6 Kislev 5775 / Friday, November 28, 2014 | Torah Reading: Vayeitzei
 
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Five Steps to Greatness     Five Steps to Greatness

You too can be great. It's not easy and it won't happen overnight, but you have a hidden potential that's like a diamond - all you must do is dig it out from the depths...



       


There is a sure-fire way to become great, but it's not an easy path. The five steps to greatness are as follows:

1.
One must be prepared to sacrifice comforts and personal amenities.

2.
One must be prepared to march courageously along a different path than one's peers are taking.

3.
One must be prepared to suffer disparagement and humiliation.
 
4. One must shun conformist attitudes of mediocre masses.
 
5. Finally, one must tenaciously pursue the truth.
 
As in a multiple choice test, if you can check "all of the above", then you can certainly look forward to greatness. The Gemara tells a beautiful story about a righteous convert who exemplified the all of the above five steps, and truly became great. His name was Onkeles.
 
Let me tell you the story of Onkeles the righteous convert.
 
The Roman Emperor Hadrian murdered tens of thousands of Jews in the city of Beitar without mercy and cruelly executed the greatest leader of the generation, Rabbi Akiva. He was the Caesar who suppressed the Bar Kochba rebellion. But, even in the thickest darkness, there's always a ray of light and hope - Hadrian had a nephwe named Onkeles the son of Klonimus.
 
Onkeles, was in line to become Caesar. He was a well-educated young man and an independent thinker with a probing mind that enabled him to realize the truth of Torah. He yearned for a chance to escape his royal family and live among the Jews, so he devised a plan. He approached his uncle to ask advice in acquiring wealth. Hadrian recommended that his nephew seek a highly marketable product with few customers. “You will be able to explain its real value and make a nice profit,” he promised.
 
That's just what Onkeles wanted to hear. He had already found a priceless commodity - Torah and emuna - which few people are capable of appreciating. So he set off to seek his fortune among the Jews. He immersed himself in learning, became a righteous convert - what we call a ger tzedek -  and of the greatest Torah minds of all times. His Aramaic translation and commentary of Torah is called Targum, which is not only included in almost every Chumash, but is required weekly learning for every Jew.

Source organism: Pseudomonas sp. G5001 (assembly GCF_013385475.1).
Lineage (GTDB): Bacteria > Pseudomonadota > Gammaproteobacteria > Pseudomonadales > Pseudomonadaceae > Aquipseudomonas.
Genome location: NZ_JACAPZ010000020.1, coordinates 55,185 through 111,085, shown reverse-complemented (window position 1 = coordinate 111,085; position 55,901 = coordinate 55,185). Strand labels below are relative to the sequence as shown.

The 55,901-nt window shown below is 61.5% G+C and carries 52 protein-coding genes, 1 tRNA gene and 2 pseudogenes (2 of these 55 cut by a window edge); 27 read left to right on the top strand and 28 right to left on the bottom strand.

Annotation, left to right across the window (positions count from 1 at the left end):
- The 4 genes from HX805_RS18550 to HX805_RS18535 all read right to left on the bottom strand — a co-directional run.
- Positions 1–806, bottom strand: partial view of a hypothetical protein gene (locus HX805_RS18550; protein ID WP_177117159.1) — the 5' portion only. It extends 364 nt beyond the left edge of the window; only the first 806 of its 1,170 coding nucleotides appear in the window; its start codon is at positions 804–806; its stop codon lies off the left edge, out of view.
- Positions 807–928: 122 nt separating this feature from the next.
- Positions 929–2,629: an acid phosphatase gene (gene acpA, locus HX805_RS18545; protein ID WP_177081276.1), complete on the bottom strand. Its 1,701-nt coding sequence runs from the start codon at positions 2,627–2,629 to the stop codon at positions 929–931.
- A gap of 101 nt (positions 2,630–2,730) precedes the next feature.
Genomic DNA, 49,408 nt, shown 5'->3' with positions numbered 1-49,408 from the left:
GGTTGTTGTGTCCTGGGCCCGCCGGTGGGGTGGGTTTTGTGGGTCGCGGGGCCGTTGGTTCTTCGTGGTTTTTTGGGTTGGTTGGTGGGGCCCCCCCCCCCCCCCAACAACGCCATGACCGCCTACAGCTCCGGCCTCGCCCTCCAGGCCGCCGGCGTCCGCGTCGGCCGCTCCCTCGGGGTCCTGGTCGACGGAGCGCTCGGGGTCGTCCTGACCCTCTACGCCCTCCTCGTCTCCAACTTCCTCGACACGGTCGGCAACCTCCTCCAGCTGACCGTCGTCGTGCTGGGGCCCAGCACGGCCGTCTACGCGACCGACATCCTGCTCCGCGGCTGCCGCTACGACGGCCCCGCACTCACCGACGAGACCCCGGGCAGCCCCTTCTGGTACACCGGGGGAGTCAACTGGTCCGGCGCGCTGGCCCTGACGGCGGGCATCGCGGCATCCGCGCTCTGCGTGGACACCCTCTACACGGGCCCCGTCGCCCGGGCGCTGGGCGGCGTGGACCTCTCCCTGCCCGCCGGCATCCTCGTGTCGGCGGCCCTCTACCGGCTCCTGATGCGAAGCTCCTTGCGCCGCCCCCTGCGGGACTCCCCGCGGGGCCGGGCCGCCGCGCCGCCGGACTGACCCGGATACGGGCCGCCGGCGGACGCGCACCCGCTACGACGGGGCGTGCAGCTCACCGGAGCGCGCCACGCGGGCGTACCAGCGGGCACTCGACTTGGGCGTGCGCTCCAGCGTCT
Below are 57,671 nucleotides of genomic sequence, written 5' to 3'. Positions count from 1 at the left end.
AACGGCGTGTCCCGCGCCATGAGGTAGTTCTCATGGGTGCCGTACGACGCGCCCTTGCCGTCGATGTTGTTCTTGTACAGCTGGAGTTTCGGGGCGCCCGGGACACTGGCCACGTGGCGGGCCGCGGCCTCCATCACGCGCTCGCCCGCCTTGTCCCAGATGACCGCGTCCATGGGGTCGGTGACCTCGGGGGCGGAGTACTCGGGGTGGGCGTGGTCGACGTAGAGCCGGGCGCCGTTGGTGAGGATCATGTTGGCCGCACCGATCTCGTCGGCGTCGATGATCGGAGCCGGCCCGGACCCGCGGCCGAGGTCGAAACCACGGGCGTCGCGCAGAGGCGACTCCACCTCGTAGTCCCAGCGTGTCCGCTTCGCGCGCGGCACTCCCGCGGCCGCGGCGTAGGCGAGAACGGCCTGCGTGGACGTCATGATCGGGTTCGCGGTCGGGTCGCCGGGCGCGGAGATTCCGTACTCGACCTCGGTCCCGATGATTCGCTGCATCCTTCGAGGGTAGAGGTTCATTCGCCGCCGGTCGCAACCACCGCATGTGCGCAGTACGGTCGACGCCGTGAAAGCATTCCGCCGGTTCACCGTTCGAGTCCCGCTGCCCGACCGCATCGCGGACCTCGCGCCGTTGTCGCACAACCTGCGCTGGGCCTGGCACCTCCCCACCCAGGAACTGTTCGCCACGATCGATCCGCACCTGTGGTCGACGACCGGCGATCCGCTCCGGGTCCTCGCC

At any rate, when Caesar Hadrian heard of his nephew's conversion, he was furious. The Gemara in tractate Avoda Zara 11a tells an amazing story. Hadrian sent an entire battalion of Roman soldiers to bring Onkeles back to Rome in chains, if necessary. Not only did they not succeed in their mission, but Onkeles spoke to their hearts with the wisdom of Torah and converted every single one of them. Hadrian flew into a rage and sent a second battalion to seize his nephew, warning them not to exchange a word with him, just to grab him and bring him home.
 
So when the second battalion grabbed Onkeles, he asked them, "If a captain is walking with a general at night, who holds the lamp?" The Roman soldiers answered, the captain, of course. He gives homage to a much higher ranking officer and lights the way for him. "Good," said Onkeles. "If a general is walking with the minister of defense at night, who holds the lamp?" In that case, the Roman soldiers agreed, since the general is subordinate to such a high-ranking minister, the general would hold the lamp. "Ah, wonderful," nodded Onkeles in approval of their answer. "Now, if the minister of defense is walking with Caesar at night, who holds the lamp?" They replied that the minister of defense would, naturally. "Yes, but with us Jews it's different - the Almighty King of Kings holds the lamp for us, for the Torah says that for forty years in the desert, Hashem illuminated the way for the Israelites..." When the second battalion heard that, they all converted to Judaism as well.
 
Caesar Hadrian reached his boiling point. He sent a third battalion of Rome's best fighters to seize Onkeles, warning them not to say anything to Onkeles or to listen to him. They arrested Onkeles and escorted him out of his house.  Onkeles stopped by the mezuza at his front door, and put his hand on it. The Roman battalion commander asked what that was on the front doorpost. "A mezuza," answered Onkeles. "You know, a mortal flesh and blood king sits in his palace while the palace guards patrol outside the palace. But with us Jews, it's different; we sit in the comfort of our homes, while the Almighty King of Kings guards outside." Then and there, the soldiers of the third battalion all became converts too. Having lost three battalions, Hadrian didn't dare send a forth.
 
* * *
 
Anyone who fulfills the five steps to greatness will succeed big-time, even if he is considered the biggest underdog. Onkeles knew what he was doing and why. By virtue of his conviction, not even Caesar and three entire battalions could overcome him. What's more, Onkeles never threw a punch or fired a shot. His accomplishments were the result of his rock-solid emuna and conviction.
 
Just as we are all required to learn Onkeles's translation of Torah, we'd all be well-advised to walk in his footsteps, seeking truth and doing what's right, no matter what the cost. The reward is indescribable glory for posterity. You too can be great; I believe in you, but you must believe in yourself.
 
 
* * *
We invite you to visit Rabbi Lazer Brody’s award-winning daily web journal Lazer Beams.



   
       


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  1 Talkbacks for this article    See all talkbacks  
  1.
  From a righteous convert - thanks for that inspiring article.
2/18/2013 10:09:00 AM
     
 

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